Open rear extension with Crittal style floor to ceiling window, cozy space, Shaker style gray kitchen and black island, industrial style skylights and pendant lights and bar stools

Food, Neptune; painted driftwood units and charcoal island, both of Neptune’s own brand. Work plans, The marble group. skylights, skylight. bar stools, eBay. Pendants, Etsy. dining chairs, hong kong living. steel doors, Fabco sanctuary

(Image credit: Chris Snook)

3. Keep a constant eye on your wishlist

The design of the house evolved as Aysha saw new things she liked, but a certain theme was always at the forefront of her mind. “I love the Parisian vibe – the interior gardens, the black steel balconies,” she says. “We didn’t want bifold doors, as we were looking for impact with full-height glazing. Came across Fabco Sanctuary and loved the Crittal style doors – these are French doors on a more modern scale. The doors were one of the most expensive parts of the build, but they have such an impact on the space.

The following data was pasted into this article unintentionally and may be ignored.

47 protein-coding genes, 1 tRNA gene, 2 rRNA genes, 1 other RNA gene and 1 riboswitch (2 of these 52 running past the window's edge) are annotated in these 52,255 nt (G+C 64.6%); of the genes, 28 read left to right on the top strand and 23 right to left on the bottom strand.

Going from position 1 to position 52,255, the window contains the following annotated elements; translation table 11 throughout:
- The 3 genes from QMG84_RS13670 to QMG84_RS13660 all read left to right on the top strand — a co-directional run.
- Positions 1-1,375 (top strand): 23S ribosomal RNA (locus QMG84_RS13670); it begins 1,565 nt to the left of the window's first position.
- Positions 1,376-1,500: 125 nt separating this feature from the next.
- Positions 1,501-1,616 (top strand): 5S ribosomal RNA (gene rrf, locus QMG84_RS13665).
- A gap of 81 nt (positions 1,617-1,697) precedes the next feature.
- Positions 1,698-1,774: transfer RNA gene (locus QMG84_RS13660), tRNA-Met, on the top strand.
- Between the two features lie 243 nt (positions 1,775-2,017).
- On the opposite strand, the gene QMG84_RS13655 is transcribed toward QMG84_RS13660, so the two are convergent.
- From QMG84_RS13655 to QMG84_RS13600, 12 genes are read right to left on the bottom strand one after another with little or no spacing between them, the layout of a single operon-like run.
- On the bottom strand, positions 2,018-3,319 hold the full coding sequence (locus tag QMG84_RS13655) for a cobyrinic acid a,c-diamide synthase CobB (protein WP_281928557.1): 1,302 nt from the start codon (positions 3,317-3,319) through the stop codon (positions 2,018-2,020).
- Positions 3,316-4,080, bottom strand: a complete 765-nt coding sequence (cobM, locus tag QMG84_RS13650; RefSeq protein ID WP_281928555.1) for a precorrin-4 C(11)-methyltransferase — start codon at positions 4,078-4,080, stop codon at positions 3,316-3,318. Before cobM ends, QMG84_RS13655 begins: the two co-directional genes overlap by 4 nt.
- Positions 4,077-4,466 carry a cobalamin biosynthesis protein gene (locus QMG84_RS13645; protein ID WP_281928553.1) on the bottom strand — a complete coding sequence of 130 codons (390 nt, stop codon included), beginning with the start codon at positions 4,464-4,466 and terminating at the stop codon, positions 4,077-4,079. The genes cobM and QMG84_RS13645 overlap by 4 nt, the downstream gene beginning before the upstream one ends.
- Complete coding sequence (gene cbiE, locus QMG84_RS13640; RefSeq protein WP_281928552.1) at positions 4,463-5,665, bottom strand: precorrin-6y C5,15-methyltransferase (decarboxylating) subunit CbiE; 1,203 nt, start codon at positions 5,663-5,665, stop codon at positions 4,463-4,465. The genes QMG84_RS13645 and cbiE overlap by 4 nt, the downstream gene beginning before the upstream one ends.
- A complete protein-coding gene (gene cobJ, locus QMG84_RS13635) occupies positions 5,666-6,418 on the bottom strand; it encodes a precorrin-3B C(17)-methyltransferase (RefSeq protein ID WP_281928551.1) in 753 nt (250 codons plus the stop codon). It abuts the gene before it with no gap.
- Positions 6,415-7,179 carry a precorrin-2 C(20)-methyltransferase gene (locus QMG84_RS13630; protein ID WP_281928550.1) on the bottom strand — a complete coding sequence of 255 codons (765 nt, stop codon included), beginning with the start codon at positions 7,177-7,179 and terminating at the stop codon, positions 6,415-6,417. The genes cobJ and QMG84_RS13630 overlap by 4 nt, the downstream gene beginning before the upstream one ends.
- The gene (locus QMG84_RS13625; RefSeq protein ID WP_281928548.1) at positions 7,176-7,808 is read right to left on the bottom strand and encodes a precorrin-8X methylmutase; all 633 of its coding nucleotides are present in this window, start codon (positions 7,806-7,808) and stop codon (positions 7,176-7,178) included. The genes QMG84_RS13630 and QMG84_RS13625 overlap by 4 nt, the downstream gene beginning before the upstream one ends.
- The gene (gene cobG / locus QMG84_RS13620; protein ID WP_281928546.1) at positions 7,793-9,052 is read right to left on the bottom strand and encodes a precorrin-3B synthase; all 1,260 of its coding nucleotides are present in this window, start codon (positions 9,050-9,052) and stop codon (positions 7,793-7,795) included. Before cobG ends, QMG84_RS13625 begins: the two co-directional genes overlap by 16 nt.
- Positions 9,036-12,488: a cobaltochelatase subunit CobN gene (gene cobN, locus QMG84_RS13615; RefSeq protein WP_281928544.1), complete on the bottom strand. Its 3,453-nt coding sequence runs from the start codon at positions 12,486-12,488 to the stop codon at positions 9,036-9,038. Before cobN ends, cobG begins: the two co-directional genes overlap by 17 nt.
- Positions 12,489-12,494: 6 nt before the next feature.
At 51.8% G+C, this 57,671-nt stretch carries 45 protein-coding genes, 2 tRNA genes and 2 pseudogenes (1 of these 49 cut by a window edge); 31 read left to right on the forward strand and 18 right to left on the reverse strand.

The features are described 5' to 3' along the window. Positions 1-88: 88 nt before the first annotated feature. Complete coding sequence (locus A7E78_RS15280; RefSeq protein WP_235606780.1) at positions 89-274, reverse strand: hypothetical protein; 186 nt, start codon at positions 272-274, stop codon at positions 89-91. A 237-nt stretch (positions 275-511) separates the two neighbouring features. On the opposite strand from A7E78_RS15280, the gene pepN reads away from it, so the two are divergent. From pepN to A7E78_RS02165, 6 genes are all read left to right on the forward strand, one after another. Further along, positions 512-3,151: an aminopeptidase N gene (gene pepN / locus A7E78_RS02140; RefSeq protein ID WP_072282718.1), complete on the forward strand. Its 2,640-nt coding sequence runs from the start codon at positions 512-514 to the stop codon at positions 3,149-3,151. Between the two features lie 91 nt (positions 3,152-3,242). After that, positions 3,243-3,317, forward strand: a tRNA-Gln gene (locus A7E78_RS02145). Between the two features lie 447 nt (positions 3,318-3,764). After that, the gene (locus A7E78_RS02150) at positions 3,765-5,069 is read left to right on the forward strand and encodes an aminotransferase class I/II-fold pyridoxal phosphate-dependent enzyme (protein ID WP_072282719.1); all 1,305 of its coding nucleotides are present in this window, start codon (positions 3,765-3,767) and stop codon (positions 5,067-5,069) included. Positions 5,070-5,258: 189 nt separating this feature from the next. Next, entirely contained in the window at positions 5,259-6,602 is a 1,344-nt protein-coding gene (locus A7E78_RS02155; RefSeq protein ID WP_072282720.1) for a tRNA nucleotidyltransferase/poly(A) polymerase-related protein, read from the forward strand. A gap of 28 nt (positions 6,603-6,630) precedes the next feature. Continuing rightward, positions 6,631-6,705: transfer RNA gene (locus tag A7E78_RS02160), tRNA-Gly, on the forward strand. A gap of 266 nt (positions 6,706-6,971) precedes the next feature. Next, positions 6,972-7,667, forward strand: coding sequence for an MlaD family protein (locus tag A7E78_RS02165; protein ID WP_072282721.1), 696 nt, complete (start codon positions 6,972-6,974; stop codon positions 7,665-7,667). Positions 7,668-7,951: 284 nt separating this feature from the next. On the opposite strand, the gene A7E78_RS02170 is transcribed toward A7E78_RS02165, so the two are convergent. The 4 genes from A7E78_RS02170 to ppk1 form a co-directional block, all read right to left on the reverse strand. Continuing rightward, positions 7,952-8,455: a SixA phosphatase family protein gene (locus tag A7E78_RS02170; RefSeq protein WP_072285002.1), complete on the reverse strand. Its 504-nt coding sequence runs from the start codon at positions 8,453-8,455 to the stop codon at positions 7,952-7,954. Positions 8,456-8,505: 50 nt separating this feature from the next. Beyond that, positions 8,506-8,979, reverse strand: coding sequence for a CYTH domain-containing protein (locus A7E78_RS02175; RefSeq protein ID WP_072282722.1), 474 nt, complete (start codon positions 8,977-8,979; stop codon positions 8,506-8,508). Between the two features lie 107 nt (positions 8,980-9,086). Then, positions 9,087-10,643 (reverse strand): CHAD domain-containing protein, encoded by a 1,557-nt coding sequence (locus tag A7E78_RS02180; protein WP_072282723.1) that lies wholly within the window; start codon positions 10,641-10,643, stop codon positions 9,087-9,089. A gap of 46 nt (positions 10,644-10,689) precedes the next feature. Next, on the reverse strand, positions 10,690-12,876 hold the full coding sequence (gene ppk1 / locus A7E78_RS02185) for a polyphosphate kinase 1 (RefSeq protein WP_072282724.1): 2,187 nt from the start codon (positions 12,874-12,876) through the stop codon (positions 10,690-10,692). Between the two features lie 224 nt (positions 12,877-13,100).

For the kitchen, the couple opted for a Shaker style to complement the era of the property. “It adds character and provides a nice contrast to the industrial doors,” says Aysha. “I didn’t want the style to be overwhelming, so I kept the elements neutral so they almost disappeared into the wall. The island is blue for contrast – it’s the most dominant part of the space.

Shaker-style gray laundry room behind a pocket door

retractable door, LPD. shimmer, Wayfair. Cabinetmaking, Howden. tiles, Terracotta

(Image credit: Chris Snook)

4. Learn from the mistakes of others

Aysha had seen other renovations down the road and noticed that the front of the house rarely flowed with the back – a design mistake she was keen to avoid. “There had to be continuity back and forth,” she says. “I was following someone on Instagram who had French Crittal style doors in their living room, and that gave me the idea.”